The cab driver taking me from Jerusalem to Bat Ayin assures me that he knows where I want to go. “I bring a lot of people to the Ruts’,” he tells me in a thick Israeli accent. I wonder if we are talking about the same people.
“Rhodes,” I say.
“Yes, yes, Ruts.”
He drops me off in front of a handmade sign nailed to a tree. The sign reads, “Beit Lubavitch.” I’ve come to the right place.
The home of Miriam and Meir Rhodes is tucked inconspicuously beneath wild overgrowth, but thirsty travelers find it all the same. Perched in the Judean Hills just south of Jerusalem, this rugged oasis, untouched by the big city, is a magnet for spiritual seekers. Except for a donkey braying on a rocky hilltop and the rustle of a cool breeze blowing off the mountain in the hot sun, Bat Ayin’s quiet is nearly perfect. Time stands still. Cold springs flow underground.
Welcome to Bat Ayin
I find Miriam and Meir sitting outside, imbibing the hushed tranquility as if for the first time. After sixteen years, they are yet in awe of the history that hugs them from all sides. The redwood deck of their rustic country home looks out on the Mediterranean Sea to the west and Jerusalem to the north. A bald patch when they moved here, it is now green with grapevines that grow obediently along loquat and pomegranate trees. Meir points to a road below where Abraham and Isaac once trekked in silence from Hebron to Mt. Moriah.
This is all a long way off from Crown Heights of the 1980s where a six-foot-tall redhead teacher with a yarmulke on his head walked into the lunchroom of an all black public school to the chants of “Jew! Jew!” It was the first day of school.
Five hundred eyes stared hard. “That’s the greatest compliment you could pay me,” Meir said, with unfeigned delight. A third-grade teacher at PS 221 on Empire Boulevard, he owned the gritty streets of the neighborhood’s east side along Utica Avenue. “I’d been to Bombay and seen some rough towns in my life. But this was the roughest.”
Born in Milwaukee to a non-observant family, Meir attended UC Berkeley where he became active in the civil rights movement. A campus radical, he railed against a corrupt system. He got involved in yoga and Eastern spirituality. “I traveled to India when there weren’t many Westerners there.”
After living there for some time (“too long”) Meir returned to the West, hustling for odd jobs that would finance his return to India. He worked as a dishwasher, a school teacher, a cleaner. He did five-day runs as a merchant seaman for Cleveland Cliffs Mining Company, taking oar boats across the Great Lakes from the Mesabi Range to Canada. “It was good money,” he says.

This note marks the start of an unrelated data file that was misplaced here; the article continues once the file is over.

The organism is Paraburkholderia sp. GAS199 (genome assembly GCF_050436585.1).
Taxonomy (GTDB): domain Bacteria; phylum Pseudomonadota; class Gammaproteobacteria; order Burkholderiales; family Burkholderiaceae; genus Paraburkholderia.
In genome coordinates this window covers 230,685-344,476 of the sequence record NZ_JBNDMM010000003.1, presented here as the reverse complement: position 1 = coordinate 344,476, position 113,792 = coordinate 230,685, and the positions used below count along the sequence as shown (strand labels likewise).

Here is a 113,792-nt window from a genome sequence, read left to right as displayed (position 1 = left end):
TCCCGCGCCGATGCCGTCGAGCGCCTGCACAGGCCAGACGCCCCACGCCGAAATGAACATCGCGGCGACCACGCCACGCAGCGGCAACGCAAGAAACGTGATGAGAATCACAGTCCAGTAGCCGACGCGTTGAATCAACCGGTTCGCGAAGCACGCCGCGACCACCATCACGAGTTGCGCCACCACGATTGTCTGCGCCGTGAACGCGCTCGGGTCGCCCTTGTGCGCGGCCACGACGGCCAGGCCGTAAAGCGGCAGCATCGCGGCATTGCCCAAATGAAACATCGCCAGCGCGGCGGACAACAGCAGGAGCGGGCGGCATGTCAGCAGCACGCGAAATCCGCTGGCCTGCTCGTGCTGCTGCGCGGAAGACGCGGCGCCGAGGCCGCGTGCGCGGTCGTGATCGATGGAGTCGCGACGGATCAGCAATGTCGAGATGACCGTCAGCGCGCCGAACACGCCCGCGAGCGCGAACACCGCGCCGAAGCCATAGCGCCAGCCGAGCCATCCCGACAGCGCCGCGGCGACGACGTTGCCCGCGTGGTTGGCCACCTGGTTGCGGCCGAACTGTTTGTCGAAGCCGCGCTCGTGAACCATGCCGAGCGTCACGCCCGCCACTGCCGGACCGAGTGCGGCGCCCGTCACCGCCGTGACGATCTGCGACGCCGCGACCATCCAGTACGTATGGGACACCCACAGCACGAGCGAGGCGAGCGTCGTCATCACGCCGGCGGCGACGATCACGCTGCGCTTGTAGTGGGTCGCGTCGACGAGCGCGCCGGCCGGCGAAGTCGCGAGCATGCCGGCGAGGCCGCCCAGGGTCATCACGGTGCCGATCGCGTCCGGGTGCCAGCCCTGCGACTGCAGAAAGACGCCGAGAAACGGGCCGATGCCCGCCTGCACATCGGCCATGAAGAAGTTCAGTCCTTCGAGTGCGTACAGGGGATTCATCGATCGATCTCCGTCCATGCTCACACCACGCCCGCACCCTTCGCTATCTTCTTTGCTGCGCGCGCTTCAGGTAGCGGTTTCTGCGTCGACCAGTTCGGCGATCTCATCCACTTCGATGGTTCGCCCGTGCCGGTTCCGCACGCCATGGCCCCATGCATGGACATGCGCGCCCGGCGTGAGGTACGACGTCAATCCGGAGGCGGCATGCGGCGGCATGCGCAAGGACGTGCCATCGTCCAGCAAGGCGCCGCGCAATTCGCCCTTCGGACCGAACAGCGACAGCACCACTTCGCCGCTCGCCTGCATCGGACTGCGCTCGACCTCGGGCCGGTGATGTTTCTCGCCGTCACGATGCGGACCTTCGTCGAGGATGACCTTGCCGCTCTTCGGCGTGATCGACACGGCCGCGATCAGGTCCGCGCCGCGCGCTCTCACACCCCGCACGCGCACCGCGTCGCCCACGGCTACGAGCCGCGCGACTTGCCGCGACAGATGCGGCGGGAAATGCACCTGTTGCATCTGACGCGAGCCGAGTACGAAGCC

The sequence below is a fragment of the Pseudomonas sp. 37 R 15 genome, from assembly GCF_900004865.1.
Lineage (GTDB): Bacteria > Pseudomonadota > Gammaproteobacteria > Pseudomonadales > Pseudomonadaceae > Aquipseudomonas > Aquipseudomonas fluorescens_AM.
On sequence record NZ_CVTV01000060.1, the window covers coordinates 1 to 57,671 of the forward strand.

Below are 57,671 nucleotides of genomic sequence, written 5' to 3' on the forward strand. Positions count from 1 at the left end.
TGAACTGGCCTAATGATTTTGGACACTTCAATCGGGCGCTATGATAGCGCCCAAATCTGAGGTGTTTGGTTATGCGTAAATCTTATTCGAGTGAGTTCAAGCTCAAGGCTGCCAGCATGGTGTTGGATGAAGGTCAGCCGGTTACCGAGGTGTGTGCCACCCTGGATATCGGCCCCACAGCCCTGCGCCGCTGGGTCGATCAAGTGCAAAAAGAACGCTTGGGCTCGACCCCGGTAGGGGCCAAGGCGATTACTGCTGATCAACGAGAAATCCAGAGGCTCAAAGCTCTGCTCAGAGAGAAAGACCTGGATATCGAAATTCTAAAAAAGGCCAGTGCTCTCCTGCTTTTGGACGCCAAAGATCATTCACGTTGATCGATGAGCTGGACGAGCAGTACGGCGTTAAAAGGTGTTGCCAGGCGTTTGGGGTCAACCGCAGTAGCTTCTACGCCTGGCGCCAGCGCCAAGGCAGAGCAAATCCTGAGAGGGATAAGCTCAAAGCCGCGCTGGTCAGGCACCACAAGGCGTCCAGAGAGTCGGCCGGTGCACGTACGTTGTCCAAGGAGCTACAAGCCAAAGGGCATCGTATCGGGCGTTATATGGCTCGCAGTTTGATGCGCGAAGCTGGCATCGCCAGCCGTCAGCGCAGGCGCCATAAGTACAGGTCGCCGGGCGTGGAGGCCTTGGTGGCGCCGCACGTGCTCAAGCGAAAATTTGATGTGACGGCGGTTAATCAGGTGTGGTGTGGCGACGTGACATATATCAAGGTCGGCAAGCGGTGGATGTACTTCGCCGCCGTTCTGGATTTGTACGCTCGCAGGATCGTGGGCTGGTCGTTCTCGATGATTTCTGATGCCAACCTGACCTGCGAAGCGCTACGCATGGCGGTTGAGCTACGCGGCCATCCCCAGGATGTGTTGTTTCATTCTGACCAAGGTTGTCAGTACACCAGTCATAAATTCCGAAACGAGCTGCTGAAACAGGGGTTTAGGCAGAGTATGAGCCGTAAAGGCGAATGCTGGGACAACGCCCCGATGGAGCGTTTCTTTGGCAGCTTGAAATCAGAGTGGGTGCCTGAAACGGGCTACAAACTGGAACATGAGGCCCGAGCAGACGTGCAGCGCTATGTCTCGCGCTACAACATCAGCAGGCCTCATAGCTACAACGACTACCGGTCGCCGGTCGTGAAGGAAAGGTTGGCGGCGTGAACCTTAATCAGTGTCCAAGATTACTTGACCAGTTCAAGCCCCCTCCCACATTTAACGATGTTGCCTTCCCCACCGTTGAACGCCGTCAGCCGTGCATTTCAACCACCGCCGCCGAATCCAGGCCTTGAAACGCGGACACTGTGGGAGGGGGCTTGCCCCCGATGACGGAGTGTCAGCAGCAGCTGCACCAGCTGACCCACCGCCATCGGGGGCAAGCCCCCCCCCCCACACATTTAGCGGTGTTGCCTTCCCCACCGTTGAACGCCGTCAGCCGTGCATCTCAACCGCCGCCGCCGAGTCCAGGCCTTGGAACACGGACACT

Even now, at seventy-seven, the outdoorsman who picks up neighboring Palestinian hitchhikers in his rickety old car and talks to them about making peace with his presence, exudes a thoughtful kind of chutzpah. The fragments he offers about his lifelong quest for emes (truth) tell me that his reputation for living on the edge is honestly earned.
Meir never returned to India. I ask why. “The Yom Kippur War,” he says, his clear blue eyes looking out to the horizon. “Like Jonah, I got spewed out from this ship and wound up in Israel.”
He lived on a kibbutz for five months. Then, when Passover came, something made him look for a seder. “The soul was moving already,” he says.
He’d encountered Chabad at Berkeley and now made his way to the town of Kfar Chabad, where someone laid tefillin on him. “It had a profound effect on my psyche.” The same, he says, happened when he donned tzitzit for the first time.
Meir was thirty-three when he met some of the legendary Chasidic personalities of Kfar Chabad. Survivors of communism, the Gulag and KGB interrogators, they straddled two worlds, tethered to a spiritual truth with their feet on the ground. Meir beheld emes.
He applied to study at a baal teshuvah yeshivah in Kfar Chabad. Alas, they wouldn’t accept him. “I was a sailor. Too old. Too wild.” So he went to study Talmud “with the Litvaks in Bnei Brak.” It was good. It wasn’t enough.
“I came to Chabad for courage,” he says. Always pushing the limits, he wanted more; a greater experience of life, a deeper connection to G-d. “Chasidim are mystics. And to a mystic, the difference between physical and spiritual is not so great. We live in many worlds.” Meir was reaching for higher realms.
On a brief visit to Milwaukee after his father died, Meir contacted the local Chabad. “Rabbi Israel Shmotkin arranged kosher food for me during the shivah.” Meir had a one-way ticket back to Israel, but the rabbi bought him a ticket to New York with the promise that if Meir decided he didn’t want to stay in Crown Heights, the rabbi would pay his fare back to Israel. It was a portentous detour.
Miriam brings drinks out to the porch. Her shy demeanor and gentle warmth are foil to her husband’s trenchant wit. A biochemistry major at Cornell, she won a fellowship for a PhD in ecology at UC Berkeley, but dropped out to “search for truth.” Traveling solo, she hitchhiked her way through Europe, exploring Eastern traditions in India and practicing Tibetan meditation, all of which, she reflects, left her with a big ego. “One needs many years of studying Chasidut to chip away at the ego.”
Miriam and Meir at the dining room table in their Bat Ayin home
Returning from India in 1974, Miriam had the idea to try Passover in Crown Heights (she was born there, but her family had no contact with Chabad or religious life). She participated in the Passover seder at Machon Chana (a school for women new to Judaism), where forces conspired to make her stay on. In a departure from his routine, the Lubavitcher Rebbe unexpectedly visited the women at Machon Chana that Passover eve. “I had an eye for holy people,” Miriam says with a chuckle.
Moved to change her plans, she stayed long enough to learn about Shavuot. She had never heard about the holiday. “I soon realized that either the rabbis had been brainwashing people for thousands of years or there was a unique historic event—the giving of the Torah.”